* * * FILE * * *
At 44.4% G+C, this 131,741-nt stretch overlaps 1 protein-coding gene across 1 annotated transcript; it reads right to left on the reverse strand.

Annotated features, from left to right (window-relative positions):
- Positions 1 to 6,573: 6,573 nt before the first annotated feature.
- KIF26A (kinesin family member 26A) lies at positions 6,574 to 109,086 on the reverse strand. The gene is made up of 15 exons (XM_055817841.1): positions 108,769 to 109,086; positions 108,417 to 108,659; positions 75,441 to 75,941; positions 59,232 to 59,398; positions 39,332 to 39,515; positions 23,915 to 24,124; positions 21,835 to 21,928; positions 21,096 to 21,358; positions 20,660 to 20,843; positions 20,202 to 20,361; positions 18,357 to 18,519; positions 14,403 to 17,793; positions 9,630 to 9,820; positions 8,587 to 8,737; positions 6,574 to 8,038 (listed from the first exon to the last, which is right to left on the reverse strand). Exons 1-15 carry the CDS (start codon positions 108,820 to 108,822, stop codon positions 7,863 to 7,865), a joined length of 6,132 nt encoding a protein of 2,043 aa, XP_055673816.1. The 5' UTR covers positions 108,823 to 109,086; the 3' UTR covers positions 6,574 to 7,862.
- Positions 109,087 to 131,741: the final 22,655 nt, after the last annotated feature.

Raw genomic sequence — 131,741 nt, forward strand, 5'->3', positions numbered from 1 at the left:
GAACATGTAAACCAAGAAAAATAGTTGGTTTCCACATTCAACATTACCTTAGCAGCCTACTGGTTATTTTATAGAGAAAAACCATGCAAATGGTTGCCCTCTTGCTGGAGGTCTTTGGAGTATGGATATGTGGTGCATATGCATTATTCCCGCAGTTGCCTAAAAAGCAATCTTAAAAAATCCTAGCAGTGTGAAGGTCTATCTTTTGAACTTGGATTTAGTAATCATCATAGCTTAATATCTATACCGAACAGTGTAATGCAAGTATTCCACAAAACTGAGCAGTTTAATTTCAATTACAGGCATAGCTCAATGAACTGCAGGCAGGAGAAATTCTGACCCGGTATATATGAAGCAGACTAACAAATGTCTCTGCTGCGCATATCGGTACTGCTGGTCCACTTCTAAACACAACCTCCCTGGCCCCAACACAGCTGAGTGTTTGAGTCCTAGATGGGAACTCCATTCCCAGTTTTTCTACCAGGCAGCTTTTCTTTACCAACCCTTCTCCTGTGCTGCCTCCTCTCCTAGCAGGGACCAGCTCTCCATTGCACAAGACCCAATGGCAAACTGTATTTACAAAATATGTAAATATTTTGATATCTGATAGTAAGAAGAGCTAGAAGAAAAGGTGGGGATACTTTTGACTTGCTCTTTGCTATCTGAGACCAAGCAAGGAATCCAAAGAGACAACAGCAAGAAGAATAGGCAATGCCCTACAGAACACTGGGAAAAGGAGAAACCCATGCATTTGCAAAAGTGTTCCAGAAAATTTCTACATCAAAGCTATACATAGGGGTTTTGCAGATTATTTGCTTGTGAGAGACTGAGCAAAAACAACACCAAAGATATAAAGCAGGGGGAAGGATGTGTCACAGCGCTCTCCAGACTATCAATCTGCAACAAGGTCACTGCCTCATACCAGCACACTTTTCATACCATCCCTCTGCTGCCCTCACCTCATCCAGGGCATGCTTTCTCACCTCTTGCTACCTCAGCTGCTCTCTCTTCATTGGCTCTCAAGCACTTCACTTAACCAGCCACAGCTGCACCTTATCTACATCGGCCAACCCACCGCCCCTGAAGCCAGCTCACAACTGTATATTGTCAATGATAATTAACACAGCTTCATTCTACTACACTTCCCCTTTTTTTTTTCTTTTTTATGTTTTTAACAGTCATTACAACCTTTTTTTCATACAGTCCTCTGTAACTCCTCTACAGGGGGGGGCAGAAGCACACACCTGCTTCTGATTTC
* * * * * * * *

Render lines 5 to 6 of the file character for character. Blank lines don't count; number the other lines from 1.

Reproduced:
- Positions 109,087 to 131,741: the final 22,655 nt, after the last annotated feature.

Raw genomic sequence — 131,741 nt, forward strand, 5'->3', positions numbered from 1 at the left: